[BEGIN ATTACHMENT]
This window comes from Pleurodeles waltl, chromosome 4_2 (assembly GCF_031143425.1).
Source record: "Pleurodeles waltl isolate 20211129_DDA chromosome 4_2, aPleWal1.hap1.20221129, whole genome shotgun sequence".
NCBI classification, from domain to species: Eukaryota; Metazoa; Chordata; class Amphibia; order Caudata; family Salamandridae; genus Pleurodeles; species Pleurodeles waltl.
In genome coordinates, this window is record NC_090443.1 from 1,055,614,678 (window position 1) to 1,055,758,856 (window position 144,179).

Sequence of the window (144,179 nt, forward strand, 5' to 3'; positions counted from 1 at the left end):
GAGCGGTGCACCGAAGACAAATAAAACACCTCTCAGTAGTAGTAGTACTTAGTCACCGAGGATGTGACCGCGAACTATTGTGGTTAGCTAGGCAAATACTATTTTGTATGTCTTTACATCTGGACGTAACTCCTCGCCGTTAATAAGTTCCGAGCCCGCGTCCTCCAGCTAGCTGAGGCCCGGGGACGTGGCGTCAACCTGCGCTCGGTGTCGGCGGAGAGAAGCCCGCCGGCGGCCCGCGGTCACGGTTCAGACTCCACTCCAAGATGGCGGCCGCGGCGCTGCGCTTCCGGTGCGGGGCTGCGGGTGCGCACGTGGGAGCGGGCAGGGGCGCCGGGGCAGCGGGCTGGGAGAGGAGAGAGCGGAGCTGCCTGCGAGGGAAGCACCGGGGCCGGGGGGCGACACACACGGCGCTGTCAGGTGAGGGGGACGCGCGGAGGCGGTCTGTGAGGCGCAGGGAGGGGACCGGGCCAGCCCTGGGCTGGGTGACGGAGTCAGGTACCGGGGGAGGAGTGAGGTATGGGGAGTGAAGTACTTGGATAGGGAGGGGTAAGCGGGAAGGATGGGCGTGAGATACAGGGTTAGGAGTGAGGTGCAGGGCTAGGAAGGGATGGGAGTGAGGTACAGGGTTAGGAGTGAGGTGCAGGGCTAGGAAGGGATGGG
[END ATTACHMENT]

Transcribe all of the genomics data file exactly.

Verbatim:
This window comes from Pleurodeles waltl, chromosome 4_2 (assembly GCF_031143425.1).
Source record: "Pleurodeles waltl isolate 20211129_DDA chromosome 4_2, aPleWal1.hap1.20221129, whole genome shotgun sequence".
NCBI classification, from domain to species: Eukaryota; Metazoa; Chordata; class Amphibia; order Caudata; family Salamandridae; genus Pleurodeles; species Pleurodeles waltl.
In genome coordinates, this window is record NC_090443.1 from 1,055,614,678 (window position 1) to 1,055,758,856 (window position 144,179).

Sequence of the window (144,179 nt, forward strand, 5' to 3'; positions counted from 1 at the left end):
GAGCGGTGCACCGAAGACAAATAAAACACCTCTCAGTAGTAGTAGTACTTAGTCACCGAGGATGTGACCGCGAACTATTGTGGTTAGCTAGGCAAATACTATTTTGTATGTCTTTACATCTGGACGTAACTCCTCGCCGTTAATAAGTTCCGAGCCCGCGTCCTCCAGCTAGCTGAGGCCCGGGGACGTGGCGTCAACCTGCGCTCGGTGTCGGCGGAGAGAAGCCCGCCGGCGGCCCGCGGTCACGGTTCAGACTCCACTCCAAGATGGCGGCCGCGGCGCTGCGCTTCCGGTGCGGGGCTGCGGGTGCGCACGTGGGAGCGGGCAGGGGCGCCGGGGCAGCGGGCTGGGAGAGGAGAGAGCGGAGCTGCCTGCGAGGGAAGCACCGGGGCCGGGGGGCGACACACACGGCGCTGTCAGGTGAGGGGGACGCGCGGAGGCGGTCTGTGAGGCGCAGGGAGGGGACCGGGCCAGCCCTGGGCTGGGTGACGGAGTCAGGTACCGGGGGAGGAGTGAGGTATGGGGAGTGAAGTACTTGGATAGGGAGGGGTAAGCGGGAAGGATGGGCGTGAGATACAGGGTTAGGAGTGAGGTGCAGGGCTAGGAAGGGATGGGAGTGAGGTACAGGGTTAGGAGTGAGGTGCAGGGCTAGGAAGGGATGGG